MFA uses three factors: something you know, something you have and something you are. A PIN, the answers to a security question, a code from an authentication app and a fingerprint are examples of each. Traditional passwords do not give the same level of protection as this additional layer of authentication.
5. Use a secured network
It is advisable to use a network with strong security, especially when surfing on public networks. Ensure the virtual private networks have strong encryption. It is recommended that your home network should be a WPA or WPA2 encrypted network. Avoid sharing your service set identifier (SSID), which is your network’s name, even with trusted guest users. This will reduce the risk of information being hacked when sent over your network.
For the network in your organization, start with an audit of every device that can connect to the network for endpoint security. Then you must identify and remedy any possible vulnerabilities. Practices such as automated software upgrades to remote devices and building a zero-trust network will be included.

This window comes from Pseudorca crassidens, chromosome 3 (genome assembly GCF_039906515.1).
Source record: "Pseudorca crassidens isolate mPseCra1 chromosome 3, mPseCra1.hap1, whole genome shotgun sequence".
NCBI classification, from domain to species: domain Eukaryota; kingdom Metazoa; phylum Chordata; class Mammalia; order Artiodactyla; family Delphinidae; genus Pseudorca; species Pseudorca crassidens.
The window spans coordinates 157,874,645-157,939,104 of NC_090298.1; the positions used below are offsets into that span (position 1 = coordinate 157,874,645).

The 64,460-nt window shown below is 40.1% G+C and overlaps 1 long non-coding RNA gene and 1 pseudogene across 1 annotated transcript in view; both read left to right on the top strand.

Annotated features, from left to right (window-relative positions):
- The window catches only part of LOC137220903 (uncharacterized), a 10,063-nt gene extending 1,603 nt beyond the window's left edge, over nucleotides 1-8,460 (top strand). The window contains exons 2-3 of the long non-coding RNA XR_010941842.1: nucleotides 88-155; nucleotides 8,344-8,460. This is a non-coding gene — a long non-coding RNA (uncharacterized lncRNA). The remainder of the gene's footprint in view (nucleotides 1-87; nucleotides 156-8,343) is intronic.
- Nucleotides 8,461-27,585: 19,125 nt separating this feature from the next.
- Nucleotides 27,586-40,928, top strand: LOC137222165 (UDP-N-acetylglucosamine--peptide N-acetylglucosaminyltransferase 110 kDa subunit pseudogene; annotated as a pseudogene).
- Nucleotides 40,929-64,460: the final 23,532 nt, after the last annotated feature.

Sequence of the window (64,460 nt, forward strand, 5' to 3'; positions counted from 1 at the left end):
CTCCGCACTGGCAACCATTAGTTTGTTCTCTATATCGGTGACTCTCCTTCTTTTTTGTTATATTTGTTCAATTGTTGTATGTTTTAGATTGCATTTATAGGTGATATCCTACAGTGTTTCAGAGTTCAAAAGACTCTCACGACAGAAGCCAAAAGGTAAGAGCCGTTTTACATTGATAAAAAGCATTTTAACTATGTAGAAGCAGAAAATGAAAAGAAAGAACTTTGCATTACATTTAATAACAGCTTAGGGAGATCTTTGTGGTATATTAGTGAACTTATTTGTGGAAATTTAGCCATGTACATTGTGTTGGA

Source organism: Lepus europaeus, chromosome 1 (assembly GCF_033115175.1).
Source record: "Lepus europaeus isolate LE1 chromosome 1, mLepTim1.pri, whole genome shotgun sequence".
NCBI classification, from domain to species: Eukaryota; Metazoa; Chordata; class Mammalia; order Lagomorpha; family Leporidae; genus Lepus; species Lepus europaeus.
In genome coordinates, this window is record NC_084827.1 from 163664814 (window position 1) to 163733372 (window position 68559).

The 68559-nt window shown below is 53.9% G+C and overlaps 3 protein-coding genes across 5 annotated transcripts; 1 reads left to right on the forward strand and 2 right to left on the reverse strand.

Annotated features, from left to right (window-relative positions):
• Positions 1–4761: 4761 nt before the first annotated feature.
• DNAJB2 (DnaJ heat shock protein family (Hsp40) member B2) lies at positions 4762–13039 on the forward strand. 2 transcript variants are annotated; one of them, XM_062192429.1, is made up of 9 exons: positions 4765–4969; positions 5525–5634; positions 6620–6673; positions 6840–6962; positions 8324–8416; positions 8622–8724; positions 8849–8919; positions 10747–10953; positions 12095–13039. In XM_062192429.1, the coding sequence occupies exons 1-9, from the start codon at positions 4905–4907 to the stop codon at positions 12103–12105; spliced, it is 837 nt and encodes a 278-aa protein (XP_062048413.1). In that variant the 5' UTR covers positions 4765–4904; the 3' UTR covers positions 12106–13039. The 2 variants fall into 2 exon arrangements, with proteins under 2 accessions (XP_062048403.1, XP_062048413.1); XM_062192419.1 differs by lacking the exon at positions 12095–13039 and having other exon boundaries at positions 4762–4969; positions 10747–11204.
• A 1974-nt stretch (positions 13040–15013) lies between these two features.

Also read: Why remote browser isolation is core to zero-trust security
6. Steer clear of suspicious links
Emails and messaging tools are ways malware finds access to your devices. Cybercriminals fake messages from reputable websites that redirect you to fake sites where you’d be required to give your details or sensitive information.
According to Cisco’s recent report, phishing attacks are at a record high, now targeting organizations. With social engineering, phishing attacks have achieved more sophistication. Certain malware like keyloggers can stay dormant for a long period before it is used for an attack, making it harder to track the source of the malware attack.
Strange links in emails or web browsers are almost always Trojan horses. Malicious codes can even be included in a website, redirecting viewers to a secondary site where malware is downloaded to their devices.
Avoid any link that you are not sure of. Sometimes these messages come with attachments with a clickbait to download. Avoid such clickbait, as these attachments could be malware. As long as it’s suspicious, do not click on it.
7. Firewall installation and data backup
This might sound stale, but firewalls and data backup must be a best practice. Having effective anti-malware is important; you must look out for certain specifications as you install anti-malware on your PC.